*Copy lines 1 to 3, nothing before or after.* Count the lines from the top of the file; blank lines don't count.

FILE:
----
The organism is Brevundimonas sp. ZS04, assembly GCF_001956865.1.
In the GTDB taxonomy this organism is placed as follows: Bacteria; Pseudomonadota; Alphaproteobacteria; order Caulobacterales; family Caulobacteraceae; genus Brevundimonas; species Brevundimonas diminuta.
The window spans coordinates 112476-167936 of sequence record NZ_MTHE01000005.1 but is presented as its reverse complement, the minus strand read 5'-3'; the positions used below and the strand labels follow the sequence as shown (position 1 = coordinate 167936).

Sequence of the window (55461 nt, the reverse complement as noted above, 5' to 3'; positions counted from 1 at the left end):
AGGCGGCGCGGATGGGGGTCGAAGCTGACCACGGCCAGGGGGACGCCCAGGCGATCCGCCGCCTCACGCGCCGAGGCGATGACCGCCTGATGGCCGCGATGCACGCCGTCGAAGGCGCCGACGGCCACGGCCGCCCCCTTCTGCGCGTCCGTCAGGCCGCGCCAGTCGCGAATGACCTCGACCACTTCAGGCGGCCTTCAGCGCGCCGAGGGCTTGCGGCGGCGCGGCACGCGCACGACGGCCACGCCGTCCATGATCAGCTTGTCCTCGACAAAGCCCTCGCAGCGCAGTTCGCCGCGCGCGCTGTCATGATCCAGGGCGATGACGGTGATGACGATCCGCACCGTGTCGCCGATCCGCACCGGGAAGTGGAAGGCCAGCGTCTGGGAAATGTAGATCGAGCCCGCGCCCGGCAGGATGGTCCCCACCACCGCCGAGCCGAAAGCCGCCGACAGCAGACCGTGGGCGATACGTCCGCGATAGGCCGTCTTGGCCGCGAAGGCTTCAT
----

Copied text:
The organism is Brevundimonas sp. ZS04, assembly GCF_001956865.1.
In the GTDB taxonomy this organism is placed as follows: Bacteria; Pseudomonadota; Alphaproteobacteria; order Caulobacterales; family Caulobacteraceae; genus Brevundimonas; species Brevundimonas diminuta.
The window spans coordinates 112476-167936 of sequence record NZ_MTHE01000005.1 but is presented as its reverse complement, the minus strand read 5'-3'; the positions used below and the strand labels follow the sequence as shown (position 1 = coordinate 167936).